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                The Conflict Between Ease of Doing Business and Disability Rights in India
                kholisrevenge / Pixabay
                The Conflict Between Ease of Doing Business and Disability Rights in India

                At the beginning of July 2020, the Ministry of Social Justice and Empowerment invited suggestions to its planned amendment of the Rights of Persons with Disabilities Act, 2016 (“the Act”). The amendment sought to decriminalize offenses under Sections 89, 92(a), and 93 of the Act. Further, a new section (Section 95A) was introduced which modified the current modalities followed when such offenses are committed.

                The notification came as a shock to the disabled community and society at large as it tried to interfere with the rights of disabled persons and penal provisions for certain offenses listed under the Act. It is significant to note that before the implementation of the Act, the rights of a disabled person were governed by the Persons with Disabilities Act, 1995 which had a very limited scope as it took into account only 7 types of disabilities as compared to 21 in the current Act. It also did not include penal provisions for offenses against disabled people as it primarily highlighted benefits that disabled persons were entitled to and not their rights per se. The 2016 Act was formulated while keeping India’s international obligations to the United Nations Convention on the Rights of Persons with Disabilities in mind, which India ratified in 2007.

                After widespread protests, the Government withdrew the amendment to the Act and restored the status quo. This article seeks to explain the proposed amendment, why it was widely protested, and analyze it upon the touchstone of current jurisprudence.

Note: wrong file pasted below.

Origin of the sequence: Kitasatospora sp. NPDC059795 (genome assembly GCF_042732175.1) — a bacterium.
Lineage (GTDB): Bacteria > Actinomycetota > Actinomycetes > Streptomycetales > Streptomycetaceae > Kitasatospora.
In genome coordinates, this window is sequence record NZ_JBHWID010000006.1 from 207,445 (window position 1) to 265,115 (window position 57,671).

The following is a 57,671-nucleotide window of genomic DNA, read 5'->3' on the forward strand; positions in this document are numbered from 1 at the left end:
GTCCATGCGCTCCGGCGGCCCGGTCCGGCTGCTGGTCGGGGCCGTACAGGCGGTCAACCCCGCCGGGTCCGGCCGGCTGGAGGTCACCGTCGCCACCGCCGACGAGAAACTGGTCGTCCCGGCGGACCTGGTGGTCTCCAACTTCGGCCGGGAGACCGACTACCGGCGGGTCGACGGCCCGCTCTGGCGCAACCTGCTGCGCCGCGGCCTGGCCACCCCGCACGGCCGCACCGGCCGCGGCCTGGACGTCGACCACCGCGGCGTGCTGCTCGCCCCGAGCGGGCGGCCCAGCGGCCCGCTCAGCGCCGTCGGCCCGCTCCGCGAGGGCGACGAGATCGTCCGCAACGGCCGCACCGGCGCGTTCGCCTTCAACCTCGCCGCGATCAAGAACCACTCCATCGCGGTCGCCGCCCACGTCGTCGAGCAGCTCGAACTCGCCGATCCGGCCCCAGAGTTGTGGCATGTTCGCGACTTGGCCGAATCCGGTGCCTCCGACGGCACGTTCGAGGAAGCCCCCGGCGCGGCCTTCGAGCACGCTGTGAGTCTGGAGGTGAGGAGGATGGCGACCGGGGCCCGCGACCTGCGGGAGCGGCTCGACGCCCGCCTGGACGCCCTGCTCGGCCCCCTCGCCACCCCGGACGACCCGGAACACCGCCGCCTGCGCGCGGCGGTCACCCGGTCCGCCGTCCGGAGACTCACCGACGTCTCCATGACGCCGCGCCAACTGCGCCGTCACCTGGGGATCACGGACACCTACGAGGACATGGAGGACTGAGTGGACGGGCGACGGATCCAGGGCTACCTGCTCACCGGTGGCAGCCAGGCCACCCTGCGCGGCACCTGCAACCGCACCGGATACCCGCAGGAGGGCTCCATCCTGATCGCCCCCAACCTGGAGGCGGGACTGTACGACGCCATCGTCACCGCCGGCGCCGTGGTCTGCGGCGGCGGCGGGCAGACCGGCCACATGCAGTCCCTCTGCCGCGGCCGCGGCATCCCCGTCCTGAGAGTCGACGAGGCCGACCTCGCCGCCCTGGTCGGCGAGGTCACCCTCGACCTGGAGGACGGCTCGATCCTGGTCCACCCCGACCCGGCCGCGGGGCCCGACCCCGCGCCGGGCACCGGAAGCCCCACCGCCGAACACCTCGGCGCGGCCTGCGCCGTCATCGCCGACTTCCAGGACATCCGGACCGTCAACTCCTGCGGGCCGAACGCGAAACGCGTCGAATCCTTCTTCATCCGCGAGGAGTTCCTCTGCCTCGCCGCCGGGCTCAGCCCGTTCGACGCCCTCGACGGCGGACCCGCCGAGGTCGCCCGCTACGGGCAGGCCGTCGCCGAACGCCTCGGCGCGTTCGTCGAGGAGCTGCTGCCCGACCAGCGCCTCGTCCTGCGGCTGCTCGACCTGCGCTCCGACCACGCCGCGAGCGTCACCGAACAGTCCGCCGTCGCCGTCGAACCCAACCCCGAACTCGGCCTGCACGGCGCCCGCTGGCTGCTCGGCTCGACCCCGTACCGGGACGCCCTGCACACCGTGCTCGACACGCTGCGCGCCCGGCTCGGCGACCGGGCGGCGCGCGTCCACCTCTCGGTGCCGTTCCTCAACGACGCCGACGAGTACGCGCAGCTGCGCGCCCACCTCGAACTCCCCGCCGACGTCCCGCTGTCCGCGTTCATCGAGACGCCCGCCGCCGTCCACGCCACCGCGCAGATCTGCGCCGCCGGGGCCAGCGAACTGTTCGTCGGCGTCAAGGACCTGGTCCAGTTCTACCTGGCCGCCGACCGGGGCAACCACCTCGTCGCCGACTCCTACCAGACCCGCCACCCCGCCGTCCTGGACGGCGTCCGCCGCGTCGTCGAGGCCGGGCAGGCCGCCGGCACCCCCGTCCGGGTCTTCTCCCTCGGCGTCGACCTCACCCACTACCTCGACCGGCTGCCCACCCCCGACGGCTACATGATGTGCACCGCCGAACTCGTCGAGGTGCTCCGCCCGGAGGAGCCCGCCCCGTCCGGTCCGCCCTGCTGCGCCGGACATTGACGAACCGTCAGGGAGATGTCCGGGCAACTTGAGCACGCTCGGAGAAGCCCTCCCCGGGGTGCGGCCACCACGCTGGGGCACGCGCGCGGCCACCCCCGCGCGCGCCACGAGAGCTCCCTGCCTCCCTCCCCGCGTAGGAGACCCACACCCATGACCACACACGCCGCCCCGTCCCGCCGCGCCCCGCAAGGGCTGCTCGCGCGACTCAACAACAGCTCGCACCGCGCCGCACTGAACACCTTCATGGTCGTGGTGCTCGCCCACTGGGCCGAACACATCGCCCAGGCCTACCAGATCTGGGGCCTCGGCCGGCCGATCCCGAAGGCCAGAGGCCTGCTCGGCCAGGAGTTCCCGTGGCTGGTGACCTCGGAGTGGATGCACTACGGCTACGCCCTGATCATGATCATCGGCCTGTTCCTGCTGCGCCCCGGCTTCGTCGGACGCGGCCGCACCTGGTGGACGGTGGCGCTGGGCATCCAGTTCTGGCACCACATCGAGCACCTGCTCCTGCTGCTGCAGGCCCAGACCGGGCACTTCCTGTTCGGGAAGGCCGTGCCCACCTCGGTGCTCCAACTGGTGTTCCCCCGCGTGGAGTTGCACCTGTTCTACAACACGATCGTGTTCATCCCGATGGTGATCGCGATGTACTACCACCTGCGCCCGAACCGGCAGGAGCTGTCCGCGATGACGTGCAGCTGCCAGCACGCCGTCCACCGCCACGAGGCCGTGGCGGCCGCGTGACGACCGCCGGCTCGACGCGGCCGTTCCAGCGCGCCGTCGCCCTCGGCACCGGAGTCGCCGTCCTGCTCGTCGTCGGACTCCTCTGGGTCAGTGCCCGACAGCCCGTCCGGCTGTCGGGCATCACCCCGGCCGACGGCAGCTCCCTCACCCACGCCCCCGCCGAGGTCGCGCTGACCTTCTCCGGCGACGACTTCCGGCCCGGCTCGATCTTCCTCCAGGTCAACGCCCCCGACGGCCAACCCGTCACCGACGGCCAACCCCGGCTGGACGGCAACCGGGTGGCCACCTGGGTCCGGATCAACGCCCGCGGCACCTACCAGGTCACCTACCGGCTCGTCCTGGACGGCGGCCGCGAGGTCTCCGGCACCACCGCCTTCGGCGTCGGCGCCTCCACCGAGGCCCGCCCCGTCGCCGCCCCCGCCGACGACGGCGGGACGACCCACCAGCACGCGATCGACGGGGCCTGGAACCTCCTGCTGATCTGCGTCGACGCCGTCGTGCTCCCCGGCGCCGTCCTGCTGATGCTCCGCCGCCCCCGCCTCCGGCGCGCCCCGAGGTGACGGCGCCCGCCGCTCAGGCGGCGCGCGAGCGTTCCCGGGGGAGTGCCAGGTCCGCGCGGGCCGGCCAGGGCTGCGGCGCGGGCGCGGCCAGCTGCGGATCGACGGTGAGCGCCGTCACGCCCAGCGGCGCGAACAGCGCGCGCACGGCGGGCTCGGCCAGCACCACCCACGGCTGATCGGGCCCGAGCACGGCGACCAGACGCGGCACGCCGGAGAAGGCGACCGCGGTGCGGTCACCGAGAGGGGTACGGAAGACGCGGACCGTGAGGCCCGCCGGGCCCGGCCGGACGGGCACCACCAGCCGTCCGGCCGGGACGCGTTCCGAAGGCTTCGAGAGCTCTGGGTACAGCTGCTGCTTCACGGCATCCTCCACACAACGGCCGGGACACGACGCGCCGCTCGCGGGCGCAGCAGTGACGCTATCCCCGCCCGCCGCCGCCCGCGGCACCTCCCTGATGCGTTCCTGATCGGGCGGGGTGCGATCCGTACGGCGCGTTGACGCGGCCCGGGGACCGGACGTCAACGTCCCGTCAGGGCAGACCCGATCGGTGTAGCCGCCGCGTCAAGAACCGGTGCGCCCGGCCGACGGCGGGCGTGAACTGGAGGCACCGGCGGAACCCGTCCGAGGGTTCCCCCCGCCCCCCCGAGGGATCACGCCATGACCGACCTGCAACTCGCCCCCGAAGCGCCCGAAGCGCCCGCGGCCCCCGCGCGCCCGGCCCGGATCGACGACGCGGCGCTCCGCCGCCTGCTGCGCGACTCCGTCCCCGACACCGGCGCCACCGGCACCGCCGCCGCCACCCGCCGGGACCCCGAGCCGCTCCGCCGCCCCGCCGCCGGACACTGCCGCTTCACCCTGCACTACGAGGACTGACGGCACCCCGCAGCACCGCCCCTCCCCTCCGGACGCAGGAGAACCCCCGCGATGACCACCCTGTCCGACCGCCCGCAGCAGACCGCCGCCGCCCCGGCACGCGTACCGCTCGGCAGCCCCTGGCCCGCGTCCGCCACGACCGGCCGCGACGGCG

Section 89 of the Act ensures that there are penalties for those who break provisions of this law. The first infringement entails a maximum fine of ?10,000, and subsequent contraventions would invite fines of any sum between ?50,000 and ?5 lakh.

                Section 92(a) lists the punishment for insulting or humiliating a person with a disability in public. It requires imprisonment for a minimum of 6 months, which may extend up to 5 years, and a fine. This is similar to Section 3 of The Scheduled Castes and the Scheduled Tribes (Prevention of Atrocities) Act, 1989.

                Section 93 ensures accountability of the relevant authority by mandating a maximum fine of ?25,000 on the first offense and ?1,000 for each day after for failure to provide any requisite information under the Act.

                It also inserts Section 95A as an amendment to the Act, which states:

                (1) Any offence under Section 89, 92(a) and 93, may, either before or after the institution of proceedings, be compounded by the Chief Commissioner for Persons with Disabilities or the State Commissioner for Persons with Disabilities, as the case may be, with the consent of the aggrieved person with disability, by such amount and in such manner as the Central Government may, by notification, specify in this behalf.